Bateaux Mouche approaching Notre Dame Cathedral on the Ile de la Cite'.
If there is one thing that Parisians can depend on, it's the constant traffic throughout the city. That traffic doesn't stop at the water's edge.  On any given day or night, you can find water taxis, boats for sightseeing tours, commercial and private barges, police and harbor boats, and even house boats and barges which have been converted into wonderful floating homes.  The most famous boats on the Seine are called Bateaux Mouche (bato moosh). The word bateaux means boats.  A mouche is a fly, like the insect. There are always plenty of them plying the water with their decks full of tourists, snapping photos and listening to recorded highlights of the historic city which stands proudly and comfortably along the banks.  A cruise on a bateau mouche is a must-do tourist event for morning and night. As you cruise along and see Paris during the day, it is at once ancient, yet modern and busy. As night falls, you understand why she is called the city of light. 

The sun goes down and Paris transforms into something incredibly romantic and majestic, sparkling in the dark.  A surreal and beautiful way to end the day.
If you want something a bit more comfortable and tasty, there are several dinner cruises available on the Seine.  Most of these companies offer at least two dinner sailings and slowly lumber along while you sip wine or champagne (or both) and enjoy the views of Paris over a gourmet meal. It's much cheaper to dart along on a bateau mouche, but I promise you it's worth it to splurge at least once and enjoy the fine food and wine which add to the french experience.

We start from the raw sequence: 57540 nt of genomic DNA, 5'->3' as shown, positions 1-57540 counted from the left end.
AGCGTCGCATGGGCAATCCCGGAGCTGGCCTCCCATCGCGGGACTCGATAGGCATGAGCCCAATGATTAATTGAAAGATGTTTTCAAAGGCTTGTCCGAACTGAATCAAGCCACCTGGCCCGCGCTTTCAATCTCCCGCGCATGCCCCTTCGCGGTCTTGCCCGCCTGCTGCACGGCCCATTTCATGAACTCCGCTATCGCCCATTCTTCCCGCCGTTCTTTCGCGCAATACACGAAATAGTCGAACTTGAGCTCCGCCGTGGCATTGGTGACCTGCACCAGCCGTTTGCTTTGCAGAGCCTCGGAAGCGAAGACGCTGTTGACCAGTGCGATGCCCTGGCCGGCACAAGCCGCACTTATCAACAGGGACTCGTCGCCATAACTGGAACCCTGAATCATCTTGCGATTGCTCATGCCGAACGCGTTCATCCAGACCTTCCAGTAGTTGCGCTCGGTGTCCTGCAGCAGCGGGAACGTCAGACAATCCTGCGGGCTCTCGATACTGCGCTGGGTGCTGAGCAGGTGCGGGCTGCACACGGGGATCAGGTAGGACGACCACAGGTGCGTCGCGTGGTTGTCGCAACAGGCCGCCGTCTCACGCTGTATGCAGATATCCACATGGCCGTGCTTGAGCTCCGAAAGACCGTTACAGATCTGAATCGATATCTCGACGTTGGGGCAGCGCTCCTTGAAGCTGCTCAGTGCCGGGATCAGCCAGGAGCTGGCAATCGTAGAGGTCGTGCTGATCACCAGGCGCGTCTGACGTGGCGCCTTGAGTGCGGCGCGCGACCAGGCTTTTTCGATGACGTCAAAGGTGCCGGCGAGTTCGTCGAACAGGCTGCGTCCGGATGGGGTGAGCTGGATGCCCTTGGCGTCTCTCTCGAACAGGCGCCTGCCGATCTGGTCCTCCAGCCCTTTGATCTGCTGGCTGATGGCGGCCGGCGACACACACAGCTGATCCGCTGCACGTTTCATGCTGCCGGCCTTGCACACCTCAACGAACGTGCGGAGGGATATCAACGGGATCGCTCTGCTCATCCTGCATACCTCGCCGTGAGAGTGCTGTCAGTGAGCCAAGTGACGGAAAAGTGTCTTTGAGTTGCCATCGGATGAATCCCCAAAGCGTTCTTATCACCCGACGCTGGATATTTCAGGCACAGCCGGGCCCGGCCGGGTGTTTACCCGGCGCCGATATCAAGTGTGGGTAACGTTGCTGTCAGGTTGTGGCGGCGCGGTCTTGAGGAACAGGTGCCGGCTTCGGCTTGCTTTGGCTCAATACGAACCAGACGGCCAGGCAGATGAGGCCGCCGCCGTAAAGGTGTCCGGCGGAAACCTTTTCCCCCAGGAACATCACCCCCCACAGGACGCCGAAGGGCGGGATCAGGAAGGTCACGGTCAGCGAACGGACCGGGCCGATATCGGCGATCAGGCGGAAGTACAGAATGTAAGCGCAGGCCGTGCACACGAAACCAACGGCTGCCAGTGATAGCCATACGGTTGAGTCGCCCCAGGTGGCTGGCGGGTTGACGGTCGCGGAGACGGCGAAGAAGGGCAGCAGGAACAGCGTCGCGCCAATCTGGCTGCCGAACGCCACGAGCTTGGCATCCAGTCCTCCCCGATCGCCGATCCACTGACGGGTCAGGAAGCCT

If you have the time to walk along the quais of the Seine, you might stumble upon the Bassin Arsenal, also called Port de l'Arsenal.   It's near the site of the Bastille prison which was torn down during the revolution.  The boat bassin now houses boats and barges, moored there until the owners come aboard and drive them through Paris and along the canals of France and Europe.  Some barges and house boats are permanently moored at the Arsenal port and the owners live there or rent them out as vacation rentals. Climb a few steps and you leave the quiet, peaceful port and are suddenly in the middle of busy Paris near the site of the old Bastille and the modern opera house. 



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